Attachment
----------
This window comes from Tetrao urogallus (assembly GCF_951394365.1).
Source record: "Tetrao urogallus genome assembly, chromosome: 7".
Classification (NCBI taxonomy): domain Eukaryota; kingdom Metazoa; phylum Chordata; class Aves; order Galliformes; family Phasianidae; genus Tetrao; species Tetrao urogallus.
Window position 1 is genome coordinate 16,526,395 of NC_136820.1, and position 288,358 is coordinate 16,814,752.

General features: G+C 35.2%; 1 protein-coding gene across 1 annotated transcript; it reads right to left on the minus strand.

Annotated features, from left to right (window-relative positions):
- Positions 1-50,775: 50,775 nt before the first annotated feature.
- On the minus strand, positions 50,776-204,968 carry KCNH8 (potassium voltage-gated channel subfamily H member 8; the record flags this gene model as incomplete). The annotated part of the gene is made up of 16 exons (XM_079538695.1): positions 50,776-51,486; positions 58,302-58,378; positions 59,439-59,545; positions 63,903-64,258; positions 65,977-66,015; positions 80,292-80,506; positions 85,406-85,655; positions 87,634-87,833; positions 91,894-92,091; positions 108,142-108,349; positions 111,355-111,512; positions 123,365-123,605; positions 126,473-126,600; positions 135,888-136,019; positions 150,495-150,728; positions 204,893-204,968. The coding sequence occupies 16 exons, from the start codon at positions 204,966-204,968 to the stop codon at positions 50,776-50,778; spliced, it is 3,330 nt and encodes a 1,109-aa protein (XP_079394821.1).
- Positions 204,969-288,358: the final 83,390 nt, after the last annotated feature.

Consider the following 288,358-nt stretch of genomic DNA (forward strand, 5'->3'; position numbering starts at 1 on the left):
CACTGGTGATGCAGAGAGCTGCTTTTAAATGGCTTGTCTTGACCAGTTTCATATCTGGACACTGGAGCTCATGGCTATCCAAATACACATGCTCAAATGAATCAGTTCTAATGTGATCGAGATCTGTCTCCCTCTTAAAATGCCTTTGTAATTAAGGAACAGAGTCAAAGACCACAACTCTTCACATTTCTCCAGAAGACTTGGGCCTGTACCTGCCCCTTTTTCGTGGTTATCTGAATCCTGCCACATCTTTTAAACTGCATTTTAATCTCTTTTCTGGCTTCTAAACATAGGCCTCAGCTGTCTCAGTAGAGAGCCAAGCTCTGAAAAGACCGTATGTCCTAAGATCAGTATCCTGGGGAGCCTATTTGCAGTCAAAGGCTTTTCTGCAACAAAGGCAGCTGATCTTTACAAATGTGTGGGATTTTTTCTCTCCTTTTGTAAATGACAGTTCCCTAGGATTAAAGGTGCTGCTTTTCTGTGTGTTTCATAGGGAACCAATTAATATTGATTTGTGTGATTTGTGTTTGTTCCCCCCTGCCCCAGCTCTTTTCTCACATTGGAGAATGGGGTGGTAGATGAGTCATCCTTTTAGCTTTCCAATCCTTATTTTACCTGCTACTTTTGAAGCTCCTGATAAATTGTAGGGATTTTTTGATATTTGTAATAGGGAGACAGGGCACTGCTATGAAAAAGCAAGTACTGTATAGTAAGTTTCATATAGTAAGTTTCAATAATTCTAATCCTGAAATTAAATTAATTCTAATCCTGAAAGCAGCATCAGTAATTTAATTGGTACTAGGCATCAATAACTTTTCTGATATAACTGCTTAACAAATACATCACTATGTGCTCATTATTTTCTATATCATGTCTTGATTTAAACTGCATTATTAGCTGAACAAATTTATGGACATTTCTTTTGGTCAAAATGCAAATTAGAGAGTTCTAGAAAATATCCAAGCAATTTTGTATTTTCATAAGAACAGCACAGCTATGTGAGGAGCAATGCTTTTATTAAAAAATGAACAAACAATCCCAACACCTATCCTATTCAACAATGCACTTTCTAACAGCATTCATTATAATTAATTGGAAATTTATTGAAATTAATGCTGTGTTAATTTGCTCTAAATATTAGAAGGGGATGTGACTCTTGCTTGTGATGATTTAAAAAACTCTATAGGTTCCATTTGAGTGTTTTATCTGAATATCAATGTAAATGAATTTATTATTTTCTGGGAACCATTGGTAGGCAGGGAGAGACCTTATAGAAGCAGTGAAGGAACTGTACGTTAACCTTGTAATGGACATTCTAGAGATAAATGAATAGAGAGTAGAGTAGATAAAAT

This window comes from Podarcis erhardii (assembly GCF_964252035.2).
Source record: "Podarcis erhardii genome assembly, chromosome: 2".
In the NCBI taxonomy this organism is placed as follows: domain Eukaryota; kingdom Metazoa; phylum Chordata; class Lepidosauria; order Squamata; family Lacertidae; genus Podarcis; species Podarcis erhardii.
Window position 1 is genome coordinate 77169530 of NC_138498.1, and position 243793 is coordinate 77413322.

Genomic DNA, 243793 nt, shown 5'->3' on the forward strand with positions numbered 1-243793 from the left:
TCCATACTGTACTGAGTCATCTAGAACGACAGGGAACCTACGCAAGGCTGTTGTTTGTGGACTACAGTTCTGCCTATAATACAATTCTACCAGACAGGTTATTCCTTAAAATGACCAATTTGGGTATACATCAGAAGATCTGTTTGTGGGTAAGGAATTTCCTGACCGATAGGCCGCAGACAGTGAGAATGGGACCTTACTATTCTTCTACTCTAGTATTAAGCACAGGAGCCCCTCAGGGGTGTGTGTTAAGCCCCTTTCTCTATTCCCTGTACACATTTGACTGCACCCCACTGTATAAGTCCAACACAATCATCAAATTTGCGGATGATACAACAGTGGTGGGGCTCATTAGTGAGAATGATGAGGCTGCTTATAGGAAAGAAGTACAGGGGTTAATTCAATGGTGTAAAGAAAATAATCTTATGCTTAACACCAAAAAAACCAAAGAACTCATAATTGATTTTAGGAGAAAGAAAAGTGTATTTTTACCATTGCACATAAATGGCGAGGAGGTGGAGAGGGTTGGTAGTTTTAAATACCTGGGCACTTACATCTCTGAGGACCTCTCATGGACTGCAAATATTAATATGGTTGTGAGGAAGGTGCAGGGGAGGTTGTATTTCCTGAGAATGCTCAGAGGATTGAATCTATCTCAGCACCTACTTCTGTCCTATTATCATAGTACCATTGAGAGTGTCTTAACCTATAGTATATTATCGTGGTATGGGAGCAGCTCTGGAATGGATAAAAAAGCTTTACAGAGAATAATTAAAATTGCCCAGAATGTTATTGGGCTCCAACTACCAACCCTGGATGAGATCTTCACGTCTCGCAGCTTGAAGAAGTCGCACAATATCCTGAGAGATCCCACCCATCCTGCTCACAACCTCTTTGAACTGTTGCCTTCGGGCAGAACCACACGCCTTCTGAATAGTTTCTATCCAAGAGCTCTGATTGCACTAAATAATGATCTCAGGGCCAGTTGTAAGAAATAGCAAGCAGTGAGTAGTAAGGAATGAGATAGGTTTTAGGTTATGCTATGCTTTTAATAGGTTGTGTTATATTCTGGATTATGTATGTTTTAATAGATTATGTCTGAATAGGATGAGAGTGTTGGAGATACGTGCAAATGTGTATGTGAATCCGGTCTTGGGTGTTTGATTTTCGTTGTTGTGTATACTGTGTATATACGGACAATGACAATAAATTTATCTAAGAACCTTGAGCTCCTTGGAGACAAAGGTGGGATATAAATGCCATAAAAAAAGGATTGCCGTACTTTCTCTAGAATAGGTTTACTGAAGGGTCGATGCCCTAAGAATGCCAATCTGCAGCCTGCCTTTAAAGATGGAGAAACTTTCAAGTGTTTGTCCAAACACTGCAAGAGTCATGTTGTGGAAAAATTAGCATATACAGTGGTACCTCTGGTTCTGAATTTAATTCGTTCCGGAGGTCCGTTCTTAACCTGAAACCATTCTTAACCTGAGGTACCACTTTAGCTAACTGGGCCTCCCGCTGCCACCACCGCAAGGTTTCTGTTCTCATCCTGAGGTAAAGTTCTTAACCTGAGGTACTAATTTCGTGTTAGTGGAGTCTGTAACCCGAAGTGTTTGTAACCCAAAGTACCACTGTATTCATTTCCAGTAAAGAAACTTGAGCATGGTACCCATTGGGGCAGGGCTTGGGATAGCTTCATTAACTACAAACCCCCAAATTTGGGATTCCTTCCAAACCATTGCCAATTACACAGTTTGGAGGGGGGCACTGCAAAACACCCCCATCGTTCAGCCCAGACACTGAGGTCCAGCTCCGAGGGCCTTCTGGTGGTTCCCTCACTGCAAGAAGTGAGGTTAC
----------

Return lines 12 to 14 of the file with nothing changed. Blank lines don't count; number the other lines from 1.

This window comes from Podarcis erhardii (assembly GCF_964252035.2).
Source record: "Podarcis erhardii genome assembly, chromosome: 2".
In the NCBI taxonomy this organism is placed as follows: domain Eukaryota; kingdom Metazoa; phylum Chordata; class Lepidosauria; order Squamata; family Lacertidae; genus Podarcis; species Podarcis erhardii.